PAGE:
In its decision in United States ex rel. Rostholder v. Omnicare, Inc.—a case where regulatory noncompliance was sufficiently alleged—the Fourth Circuit resisted attempts to “sanction use of the False Claims Act as a sweeping mechanism to promote regulatory compliance.” No. 12-2431, 2014 WL 661351, at *6 (4th Cir. Feb. 21, 2014). Instead, the court made clear that unless compliance with the regulation at issue is a prerequisite to payment by the government, there is no FCA violation. This decision represents another example of courts adhering to the Supreme Court‟s admonition against transforming the FCA into “an all-purpose antifraud statute.” Allison Engine Co. v. United States ex rel. Sanders, 553 U.S. 662, 672 (2008). See, e.g., United States ex rel. Mikes v. Straus, 274 F.3d 687 (2d Cir. 2001); United States ex rel. Wilkins v. United Health Group, Inc., 659 F.3d 295 (3d Cir. 2011); United States ex rel. Steury v. Cardinal Health, Inc., 625 F.3d 262 (5th Cir. 2010); United States ex rel. Chesbrough v. Visiting Physicians Ass’n, 655 F.3d 461 (6th Cir. 2011); United States ex rel. Hobbs v. MedQuest Assocs., 711 F.3d 707 (6th Cir. 2013). See also FraudMail Alert No. 10-11-03, Fifth Circuit Holds “Prerequisite to Payment” is a Fundamental Requirement in Establishing “Falsity” in a False Certification Case (Nov. 3, 2010); FraudMail Alert No. 11-08-31, Sixth Circuit Joins Second and Fifth Circuits in Holding That FCA Claims Based on Implied False Certifications Must Allege and Prove That the Alleged Violation Was a Prerequisite to Payment (Aug. 31, 2011).

Background in Rostholder

The core allegation in Rostholder was that Omnicare, a pharmaceutical services provider to nursing homes, sought reimbursement from Medicare and Medicaid for drugs that were repackaged in violation of certain FDA safety regulations. In particular, the relator claimed that non-penicillin drugs improperly were repackaged in the same facility as penicillin drugs, leading to potential contamination in violation of FDA regulations and rendering the drugs “ineligible for coverage under government [healthcare] programs.” Rostholder, 2014 WL 661351, at *2. Notably, before the relator filed his qui tam complaint, the FDA investigated the claims, issued a warning letter to Omnicare, and cautioned that the drugs at issue were “adulterated.” In response, Omnicare destroyed $19 million worth of drugs but allegedly did not recall any drugs previously distributed or reimburse the government for Medicare and Medicaid payments previously made for allegedly contaminated drugs. Despite the FDA‟s conclusions, the Department of Justice declined to intervene in the qui tam case but did file a Statement of Interest in the trial court supporting the relator‟s broad legal argument for FCA liability.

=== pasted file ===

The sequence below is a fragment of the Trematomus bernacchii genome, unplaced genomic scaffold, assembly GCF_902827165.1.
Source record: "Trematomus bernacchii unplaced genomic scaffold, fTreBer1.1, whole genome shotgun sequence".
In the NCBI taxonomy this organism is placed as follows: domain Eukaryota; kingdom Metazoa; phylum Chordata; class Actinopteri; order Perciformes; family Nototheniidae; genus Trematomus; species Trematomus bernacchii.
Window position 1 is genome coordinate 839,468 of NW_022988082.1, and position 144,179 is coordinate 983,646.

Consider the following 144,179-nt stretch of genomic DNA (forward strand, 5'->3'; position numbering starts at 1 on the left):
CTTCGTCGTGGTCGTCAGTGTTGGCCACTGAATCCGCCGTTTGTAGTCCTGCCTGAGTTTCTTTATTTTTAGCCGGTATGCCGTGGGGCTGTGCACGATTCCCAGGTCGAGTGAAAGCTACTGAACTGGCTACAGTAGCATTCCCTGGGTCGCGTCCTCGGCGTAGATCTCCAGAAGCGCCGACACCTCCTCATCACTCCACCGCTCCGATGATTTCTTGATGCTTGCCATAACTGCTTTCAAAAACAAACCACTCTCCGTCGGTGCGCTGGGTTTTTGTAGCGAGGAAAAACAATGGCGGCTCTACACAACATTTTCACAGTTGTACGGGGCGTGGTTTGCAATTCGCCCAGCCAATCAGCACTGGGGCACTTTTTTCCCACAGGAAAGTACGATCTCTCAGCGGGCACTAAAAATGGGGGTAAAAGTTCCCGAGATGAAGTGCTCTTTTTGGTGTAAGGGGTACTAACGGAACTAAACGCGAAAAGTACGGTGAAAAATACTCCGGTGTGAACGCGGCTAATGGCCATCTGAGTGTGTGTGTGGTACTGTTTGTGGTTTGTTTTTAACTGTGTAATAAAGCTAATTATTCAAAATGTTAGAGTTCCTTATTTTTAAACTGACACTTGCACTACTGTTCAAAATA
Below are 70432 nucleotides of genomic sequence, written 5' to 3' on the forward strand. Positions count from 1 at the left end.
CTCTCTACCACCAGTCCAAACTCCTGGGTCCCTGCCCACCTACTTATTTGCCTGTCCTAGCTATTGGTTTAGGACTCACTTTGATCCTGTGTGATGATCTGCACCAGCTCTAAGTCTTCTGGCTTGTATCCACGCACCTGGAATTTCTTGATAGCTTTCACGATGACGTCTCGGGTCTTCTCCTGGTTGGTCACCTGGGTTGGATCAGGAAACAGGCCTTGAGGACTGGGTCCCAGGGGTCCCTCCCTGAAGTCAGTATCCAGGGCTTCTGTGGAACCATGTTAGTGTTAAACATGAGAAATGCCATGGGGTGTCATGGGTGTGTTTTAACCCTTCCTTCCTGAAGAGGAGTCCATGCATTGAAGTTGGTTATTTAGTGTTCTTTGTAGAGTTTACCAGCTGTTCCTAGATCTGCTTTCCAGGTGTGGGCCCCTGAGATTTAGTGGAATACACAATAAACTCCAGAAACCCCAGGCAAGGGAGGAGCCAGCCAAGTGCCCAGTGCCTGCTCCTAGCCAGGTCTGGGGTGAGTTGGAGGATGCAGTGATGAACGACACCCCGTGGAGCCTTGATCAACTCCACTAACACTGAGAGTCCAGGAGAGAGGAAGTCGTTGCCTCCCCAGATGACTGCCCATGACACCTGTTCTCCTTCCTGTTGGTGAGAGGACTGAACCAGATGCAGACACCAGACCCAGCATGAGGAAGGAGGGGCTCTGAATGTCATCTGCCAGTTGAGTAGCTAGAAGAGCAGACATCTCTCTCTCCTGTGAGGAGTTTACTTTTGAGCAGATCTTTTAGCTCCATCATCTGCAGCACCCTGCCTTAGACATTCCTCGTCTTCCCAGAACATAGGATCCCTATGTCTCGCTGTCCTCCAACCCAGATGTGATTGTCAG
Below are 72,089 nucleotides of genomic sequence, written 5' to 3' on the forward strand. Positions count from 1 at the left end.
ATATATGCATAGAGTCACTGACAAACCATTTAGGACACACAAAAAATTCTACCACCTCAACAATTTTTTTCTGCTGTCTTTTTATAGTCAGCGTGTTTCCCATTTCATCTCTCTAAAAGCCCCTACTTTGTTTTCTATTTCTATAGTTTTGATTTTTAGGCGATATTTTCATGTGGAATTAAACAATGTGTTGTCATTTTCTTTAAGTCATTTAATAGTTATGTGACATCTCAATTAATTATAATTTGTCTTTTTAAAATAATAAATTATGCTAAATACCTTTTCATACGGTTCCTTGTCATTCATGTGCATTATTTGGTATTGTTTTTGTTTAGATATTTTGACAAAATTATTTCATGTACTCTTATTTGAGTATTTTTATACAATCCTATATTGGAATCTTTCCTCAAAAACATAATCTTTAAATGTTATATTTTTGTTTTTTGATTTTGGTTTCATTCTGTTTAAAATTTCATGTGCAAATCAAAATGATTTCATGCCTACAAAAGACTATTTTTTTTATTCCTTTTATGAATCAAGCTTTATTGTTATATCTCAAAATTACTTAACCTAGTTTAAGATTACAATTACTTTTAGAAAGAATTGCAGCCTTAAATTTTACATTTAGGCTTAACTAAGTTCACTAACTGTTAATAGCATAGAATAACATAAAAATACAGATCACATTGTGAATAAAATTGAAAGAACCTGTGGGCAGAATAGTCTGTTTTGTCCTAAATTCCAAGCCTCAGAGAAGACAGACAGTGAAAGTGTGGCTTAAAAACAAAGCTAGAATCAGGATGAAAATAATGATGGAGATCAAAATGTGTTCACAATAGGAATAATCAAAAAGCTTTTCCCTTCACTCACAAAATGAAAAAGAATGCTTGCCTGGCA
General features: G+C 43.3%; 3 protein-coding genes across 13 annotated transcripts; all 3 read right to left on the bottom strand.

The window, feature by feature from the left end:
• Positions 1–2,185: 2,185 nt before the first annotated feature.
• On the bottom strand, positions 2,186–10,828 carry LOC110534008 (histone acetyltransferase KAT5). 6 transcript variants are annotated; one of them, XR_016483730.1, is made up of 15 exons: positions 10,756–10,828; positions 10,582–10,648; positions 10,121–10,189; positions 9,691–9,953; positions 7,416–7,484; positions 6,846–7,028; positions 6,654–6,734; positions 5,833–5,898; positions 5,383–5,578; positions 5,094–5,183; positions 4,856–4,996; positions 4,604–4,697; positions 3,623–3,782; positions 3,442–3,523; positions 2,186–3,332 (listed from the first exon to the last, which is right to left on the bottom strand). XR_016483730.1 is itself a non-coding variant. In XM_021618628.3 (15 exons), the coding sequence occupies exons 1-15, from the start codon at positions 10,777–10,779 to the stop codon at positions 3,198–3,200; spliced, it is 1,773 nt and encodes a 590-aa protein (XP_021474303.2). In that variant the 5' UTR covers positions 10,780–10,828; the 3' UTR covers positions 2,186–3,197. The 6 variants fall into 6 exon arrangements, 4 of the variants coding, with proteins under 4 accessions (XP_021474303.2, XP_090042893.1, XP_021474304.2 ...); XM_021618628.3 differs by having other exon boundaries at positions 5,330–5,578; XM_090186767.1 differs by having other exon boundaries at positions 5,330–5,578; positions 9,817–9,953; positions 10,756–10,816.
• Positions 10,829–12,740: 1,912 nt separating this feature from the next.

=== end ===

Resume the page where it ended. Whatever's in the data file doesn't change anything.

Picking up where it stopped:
At the trial court level, Omnicare moved to dismiss the complaint on multiple grounds, including that it failed to state an FCA violation. The district court granted the motion, holding that the complaint failed to allege a false statement or fraudulent conduct and also failed to detail any false claims. After first addressing the jurisdictional public disclosure bar argument raised by Omnicare, the Fourth Circuit affirmed the dismissal, joining other circuits in holding that, if compliance with an FDA regulatory requirement is not a prerequisite to payment under Medicare and Medicaid, there is no FCA violation.

Specifically, the Fourth Circuit ruled that Medicare and Medicaid (1) do not expressly prohibit reimbursement for drugs that were manufactured or packaged in violation of the FDA‟s safety regulations, and (2) do not require compliance with FDA‟s safety regulations as a “precondition to reimbursement.” Rather, the drug merely must have FDA approval in order to be covered by Medicare or Medicaid. Based on this statutory and regulatory framework, the Fourth Circuit ruled that the relator‟s complaint failed to state a false claim or fraudulent course of conduct.

Rejecting Relator’s Argument, Court Finds “Materiality” and “Falsity” Are Two Different Elements of FCA Liability

On appeal, the relator argued that the complaint stated an FCA violation because compliance with the FDA safety regulations was “material” to the government‟s decision to provide Medicare and Medicaid reimbursement. Faced with the same relator argument below and a supporting Statement of Interest filed by the Justice Department, the district court responded:

Relator…appears to argue that any claim for goods or services provided in violation of a statute or regulation represents “fraudulent conduct” within the meaning of Harrison—as long as the violation is material. In other words, the court need not analyze whether “fraudulent conduct” exists separately from the materiality prong of the test… [R]elator does not argue there was an affirmative false statement or false certification; relator does not argue this court should adopt the implied certification theory; and relator does not argue for the theory of fraud by omission, which Harrison appears to suggest may be appropriate under some circumstances. Relator‟s argument instead appears to read the first prong—false statement or fraudulent conduct—out of the Harrison test for FCA liability. Without clearer guidance from the Fourth Circuit, I cannot agree that such an approach is appropriate….